Forces in Physics: A Historical Perspective: A Historical Perspective

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ABC-CLIO, Jul 30, 2008 - Science - 256 pages

Force is one of the most elementary concepts that must be understood in order to understand modern science; it is discussed extensively in textbooks at all levels and is a requirement in most science guidelines. It is also one of the most challenging - how could one idea be involved in such disparate physical phenomena as gravity and radioactivity? Forces in Physics helps the science student by explaining how these ideas originally were developed and provides context to the stunning conclusions that scientists over the centuries have arrived at. It covers the history of all of the four traditional fundamental forces - gravity, electromagnetism, weak nuclear force, and the strong nuclear force - and shows how these forces have, over the years, allowed physicists to better understand the nature of the physical world.

Forces in Physics: A Historical Perspective traces the evolution of the concept from the earliest days of the Ancient Greeks to the contemporary attempt to form a GUT (Grand Unified Theory): Aristotle and others in Ancient Greece who developed ideas about physical laws and the introduction of forces into nature; Newton and others in the Scientific Revolution who discovered that forces like gravity applied throughout the universe; the 19th century examinations of thermodynamics and the forces of the very small; and 20th century developments—relativity, quantum mechanics, and more advanced physics—that revolutionized the way we understand force. The volume includes a glossary of terms, a timeline of important events, and a bibliography of resources useful for further research.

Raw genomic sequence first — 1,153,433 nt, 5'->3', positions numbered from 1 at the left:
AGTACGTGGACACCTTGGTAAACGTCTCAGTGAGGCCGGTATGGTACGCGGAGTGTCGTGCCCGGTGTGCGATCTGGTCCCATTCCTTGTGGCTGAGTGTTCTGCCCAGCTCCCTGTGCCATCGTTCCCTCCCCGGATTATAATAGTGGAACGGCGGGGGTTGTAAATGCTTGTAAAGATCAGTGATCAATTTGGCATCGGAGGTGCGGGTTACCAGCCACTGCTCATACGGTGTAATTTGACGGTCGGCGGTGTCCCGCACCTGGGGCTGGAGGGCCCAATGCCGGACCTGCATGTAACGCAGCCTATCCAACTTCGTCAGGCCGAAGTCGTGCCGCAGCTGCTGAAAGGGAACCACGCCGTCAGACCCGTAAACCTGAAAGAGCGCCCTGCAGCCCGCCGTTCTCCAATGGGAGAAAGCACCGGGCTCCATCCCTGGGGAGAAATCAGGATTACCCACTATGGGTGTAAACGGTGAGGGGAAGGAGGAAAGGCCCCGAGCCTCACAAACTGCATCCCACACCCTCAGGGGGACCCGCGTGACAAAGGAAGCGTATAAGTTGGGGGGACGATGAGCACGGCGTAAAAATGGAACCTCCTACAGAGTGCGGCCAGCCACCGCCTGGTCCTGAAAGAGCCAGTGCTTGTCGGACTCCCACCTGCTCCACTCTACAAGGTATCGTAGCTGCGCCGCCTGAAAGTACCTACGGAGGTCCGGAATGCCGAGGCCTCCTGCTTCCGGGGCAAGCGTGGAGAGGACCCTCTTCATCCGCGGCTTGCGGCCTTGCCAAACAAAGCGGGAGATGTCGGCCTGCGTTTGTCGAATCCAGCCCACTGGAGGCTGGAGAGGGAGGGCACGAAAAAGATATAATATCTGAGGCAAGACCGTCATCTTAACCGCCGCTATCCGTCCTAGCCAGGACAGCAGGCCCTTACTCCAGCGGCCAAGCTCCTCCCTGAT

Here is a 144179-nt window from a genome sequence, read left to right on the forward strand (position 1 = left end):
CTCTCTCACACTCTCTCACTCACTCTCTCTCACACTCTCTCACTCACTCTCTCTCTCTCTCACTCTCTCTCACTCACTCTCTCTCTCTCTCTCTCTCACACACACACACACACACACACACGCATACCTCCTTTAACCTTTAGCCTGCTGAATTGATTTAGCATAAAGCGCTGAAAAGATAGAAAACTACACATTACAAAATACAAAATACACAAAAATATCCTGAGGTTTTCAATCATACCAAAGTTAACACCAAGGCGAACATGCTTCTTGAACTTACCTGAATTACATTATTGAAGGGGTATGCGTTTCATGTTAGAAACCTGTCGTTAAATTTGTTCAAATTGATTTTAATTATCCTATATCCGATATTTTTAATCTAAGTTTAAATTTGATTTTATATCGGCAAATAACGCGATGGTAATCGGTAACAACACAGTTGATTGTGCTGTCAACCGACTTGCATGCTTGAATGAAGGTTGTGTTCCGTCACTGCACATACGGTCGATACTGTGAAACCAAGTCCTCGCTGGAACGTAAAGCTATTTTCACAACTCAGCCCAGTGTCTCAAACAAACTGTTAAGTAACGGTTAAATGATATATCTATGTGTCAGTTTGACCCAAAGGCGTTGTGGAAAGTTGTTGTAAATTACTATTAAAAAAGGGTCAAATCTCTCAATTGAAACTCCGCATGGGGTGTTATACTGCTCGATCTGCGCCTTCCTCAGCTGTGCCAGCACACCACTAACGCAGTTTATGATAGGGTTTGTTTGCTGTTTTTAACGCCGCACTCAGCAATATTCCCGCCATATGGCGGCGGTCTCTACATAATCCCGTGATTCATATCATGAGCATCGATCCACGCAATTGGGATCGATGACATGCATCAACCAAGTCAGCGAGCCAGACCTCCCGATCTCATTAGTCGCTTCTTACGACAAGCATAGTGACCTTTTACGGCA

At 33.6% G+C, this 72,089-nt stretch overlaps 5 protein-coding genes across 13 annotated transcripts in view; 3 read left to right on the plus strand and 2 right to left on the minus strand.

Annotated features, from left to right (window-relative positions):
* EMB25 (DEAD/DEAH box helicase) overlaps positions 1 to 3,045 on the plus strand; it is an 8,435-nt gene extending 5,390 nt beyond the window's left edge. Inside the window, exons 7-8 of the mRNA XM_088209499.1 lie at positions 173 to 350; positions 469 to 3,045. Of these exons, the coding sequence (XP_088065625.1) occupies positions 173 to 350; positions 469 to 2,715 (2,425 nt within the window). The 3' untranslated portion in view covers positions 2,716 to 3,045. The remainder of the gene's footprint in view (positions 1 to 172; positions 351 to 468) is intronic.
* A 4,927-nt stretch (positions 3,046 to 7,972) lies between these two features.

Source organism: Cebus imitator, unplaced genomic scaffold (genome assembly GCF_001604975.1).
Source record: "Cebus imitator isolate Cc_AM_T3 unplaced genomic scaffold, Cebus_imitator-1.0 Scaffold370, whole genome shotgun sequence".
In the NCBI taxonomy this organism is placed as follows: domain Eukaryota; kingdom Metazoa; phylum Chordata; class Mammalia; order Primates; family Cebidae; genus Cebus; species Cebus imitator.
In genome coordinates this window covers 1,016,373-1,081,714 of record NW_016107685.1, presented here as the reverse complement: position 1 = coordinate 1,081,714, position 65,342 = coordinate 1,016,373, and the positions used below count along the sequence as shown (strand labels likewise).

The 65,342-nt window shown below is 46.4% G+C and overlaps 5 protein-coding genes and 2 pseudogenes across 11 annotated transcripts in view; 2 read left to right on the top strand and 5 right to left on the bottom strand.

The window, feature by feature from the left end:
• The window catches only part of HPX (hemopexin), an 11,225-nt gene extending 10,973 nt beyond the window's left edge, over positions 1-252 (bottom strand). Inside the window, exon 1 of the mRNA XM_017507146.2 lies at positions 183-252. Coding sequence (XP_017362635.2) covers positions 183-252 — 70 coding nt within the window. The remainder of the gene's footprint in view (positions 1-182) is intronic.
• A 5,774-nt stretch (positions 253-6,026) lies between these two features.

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1 Force in the Ancient and Classical World
2 Medieval Ideas of Force
3 The New Physics
4 From the Heavens to the Earth
5 Forces and Fields
6 Thermodynamics and Statistical Mechanics
7 Fields as Everything
8 The Relativity of Motion
9 Quantum Mechanics
Some Mathematical Ideas

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About the author (2008)

Steven N. Shore is professor of Astrophysics at the University of Pisa. He was until recently a professor of Physics and Astrophysics at the University of Indiana - South Bend. His books include The Tapestry of Modern Astrophysics and Encyclopedia of Astronomy and Astrophysics, and he is an associate editor for the journal Astronomy and Astrophysics.

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